A Love Letter to the Tightwire

Here’s the thing. When you first start wirewalking, you take one step onto the wire and lose your balance and fall. And that’s OK. That’s how it’s supposed to go. That’s how you learn. You land on your feet and get back up on the wire and try again. And it takes time, so much time, before you get to two steps, and then three, and then four, and you keep falling. A controlled fall is better than an uncontrolled one that injures you, anyways. (You learn this the hard way.)

And then comes the day when you make it all the way across the wire, and it’s a shock, because you’ve come so close more times than you can count, and immediately you lose it. The next time you try to cross you fall after two steps, or one, or three. And it takes you a while to get all the way across again, and when you do, it feels like a miracle. You’ve done it.

And you keep walking, and you keep getting better, and eventually it isn’t a miracle when you cross the wire, one step after another, from end to end. And you become so frustrated with yourself when you cannot keep your balance and fall, and fall, and fall again. And you keep walking, because you love this, and it has become a part of who you are, never mind how your feet are screaming in pain.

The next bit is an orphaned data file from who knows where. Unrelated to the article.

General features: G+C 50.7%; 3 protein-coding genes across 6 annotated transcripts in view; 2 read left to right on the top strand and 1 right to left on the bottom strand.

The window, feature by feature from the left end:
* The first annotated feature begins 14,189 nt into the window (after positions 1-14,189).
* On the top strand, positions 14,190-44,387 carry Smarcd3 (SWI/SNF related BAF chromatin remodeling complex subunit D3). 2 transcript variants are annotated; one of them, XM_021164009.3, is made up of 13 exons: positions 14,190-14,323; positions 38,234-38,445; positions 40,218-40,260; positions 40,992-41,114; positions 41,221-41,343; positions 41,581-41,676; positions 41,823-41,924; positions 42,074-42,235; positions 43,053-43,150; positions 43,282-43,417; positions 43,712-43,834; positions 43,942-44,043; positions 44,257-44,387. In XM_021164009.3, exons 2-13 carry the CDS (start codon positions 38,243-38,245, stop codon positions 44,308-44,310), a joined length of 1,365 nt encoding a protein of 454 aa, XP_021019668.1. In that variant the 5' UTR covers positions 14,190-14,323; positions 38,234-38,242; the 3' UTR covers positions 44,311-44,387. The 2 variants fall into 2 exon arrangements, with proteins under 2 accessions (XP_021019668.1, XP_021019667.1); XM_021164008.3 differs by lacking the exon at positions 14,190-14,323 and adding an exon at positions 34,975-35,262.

And you keep walking, and you start to learn how to do new things on the wire, and you fall. Over and over and over as you learn. And then one day you can walk backwards. And turn. And kneel.

The day you start walking on turned-out feet, you almost start crying from how badly it hurts.

When you first learn to sit down on the wire, you fall. Again and again and again. And maybe you still have trouble with it; maybe it still always makes you fall. That’s OK. You can’t be good at everything.

Here’s what you are good at: changements. The little jumps from two turned-out feet, straight up, switching the placement of your feet in midair. You love these. You want to do these all day. They make you feel free, and happy, and they make your feet hurt.

You learn new ways to turn, new ways to walk, new tricks. You never stop learning.

You never stop falling.

You never stop getting back up and trying again.


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